Kentucky DUI Evidence & Chemcial Tests
In Kentucky, a person suspected of DUI may be requested to submit to a chemical test of their blood, breath, or urine to determine the presence of alcohol or drugs. Which particular test or how many tests that will be requested is in the discretion of the police. Kentucky law permits officers who have administered a breath test upon a suspect to also request a blood or urine sample if they suspect the person is also under the influence of drugs.
A Kentucky DUI suspect may refuse to submit to chemical testing, but certain penalties for refusing apply (see the Kentucky Driving and Penalties tabs for more information). In certain circumstances, the police may obtain a warrant for a sample of a person’s blood, which compels a blood sample regardless of the person’s consent. Listed below is a general description of the chemical tests that are used in Kentucky DUI cases.
Types of Kentucky DUI Evidence
PRELIMINARY BREATH TESTING (PBT) – Kentucky DUI law permits police to administer a PBT to a person suspected of DUI in the field prior to arrest. PBTs are allowed in addition to any other blood alcohol level test authorized for use in KY DUI cases. PBTs are not as reliable as evidentiary breath tests, and their use is limited only to provide aide to an officer in making his/her determination of whether to make a DUI arrest. KY DWI suspects are permitted to refuse to submit to a PBT, and the refusal is not admissible against them in a court of law or in any administrative proceeding.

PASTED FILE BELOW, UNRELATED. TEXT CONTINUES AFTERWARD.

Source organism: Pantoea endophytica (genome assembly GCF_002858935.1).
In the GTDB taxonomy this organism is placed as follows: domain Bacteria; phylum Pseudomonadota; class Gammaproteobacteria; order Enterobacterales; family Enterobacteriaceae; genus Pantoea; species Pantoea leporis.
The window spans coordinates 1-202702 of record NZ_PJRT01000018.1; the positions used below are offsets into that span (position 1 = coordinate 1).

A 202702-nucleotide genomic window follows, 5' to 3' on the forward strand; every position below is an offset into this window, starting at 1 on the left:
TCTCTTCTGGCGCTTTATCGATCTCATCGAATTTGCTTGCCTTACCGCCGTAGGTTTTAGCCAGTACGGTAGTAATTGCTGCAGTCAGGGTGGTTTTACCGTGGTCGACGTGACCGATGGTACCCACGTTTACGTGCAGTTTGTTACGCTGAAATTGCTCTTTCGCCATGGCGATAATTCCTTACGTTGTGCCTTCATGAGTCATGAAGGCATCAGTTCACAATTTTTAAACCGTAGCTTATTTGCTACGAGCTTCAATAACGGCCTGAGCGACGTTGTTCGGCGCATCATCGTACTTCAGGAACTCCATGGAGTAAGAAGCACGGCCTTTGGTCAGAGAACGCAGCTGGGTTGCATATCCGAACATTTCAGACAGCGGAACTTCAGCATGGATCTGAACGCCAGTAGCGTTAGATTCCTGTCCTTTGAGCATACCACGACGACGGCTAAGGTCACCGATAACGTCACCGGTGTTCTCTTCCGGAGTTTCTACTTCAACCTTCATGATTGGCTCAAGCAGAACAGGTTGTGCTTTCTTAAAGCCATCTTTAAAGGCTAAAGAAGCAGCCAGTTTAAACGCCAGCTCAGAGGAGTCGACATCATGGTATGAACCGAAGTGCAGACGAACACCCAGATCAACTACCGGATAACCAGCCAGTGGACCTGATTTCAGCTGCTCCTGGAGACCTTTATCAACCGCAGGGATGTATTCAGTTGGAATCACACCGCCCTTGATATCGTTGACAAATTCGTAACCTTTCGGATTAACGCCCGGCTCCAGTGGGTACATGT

EVIDENTIARY BREATH TESTING – Kentucky DUI law requires all breath tests to be administered by a peace officer holding a valid breath test operator certificate. Persons who are requested to submit to a breath test must be observed for a minimum of 20 minutes prior to administration of the test to ensure that nothing is placed into the suspect’s mouth that would produce an invalid result. Breath testing MUST be administered within two hours of the time the suspect was driving. The secretary of the Justice and Public Safety Cabinet promulgates the rules and regulations for chemical testing that must be complied with in order for the test results to be considered valid. Failure to comply with such regulations will affect the admissibility of the test results in court.
BLOOD TESTING – Pursuant to Kentucky law, only a physician, registered nurse, medical technician, phlebotomist, or medical technologist not otherwise prohibited by law are permitted to withdraw blood from DUI suspect submitting to a bood test. Blood testing is the most accurate form of chemical testing in DUI cases, but it is also the most invasive. Problems with the testing, labeling, preservation and chain of custody are common grounds for attacking the admissibility of blood evidence in a DUI trial.
ADDITIONAL INDEPENDENT TESTING – Kentucky DUI suspects who have submitted to all chemical tests requested by the police have a right to additional testing of his/her blood, in addition to the testing administered at the direction of the police. The additional testing must be conducted within a reasonable amount of time and the suspect is responsible for the cost of additional independent testing. Failure to obtain independent additional testing does not affect the admissibility of the chemical tests that were administered by the police.
URINE TESTING – Urine testing is the least commonly used chemical test. It is predominately conducted in DUI cases where the police suspect impairment by drugs. Urine testing and analysis must comply with the relevant rules and regulations or the results will not be admissible at trial.
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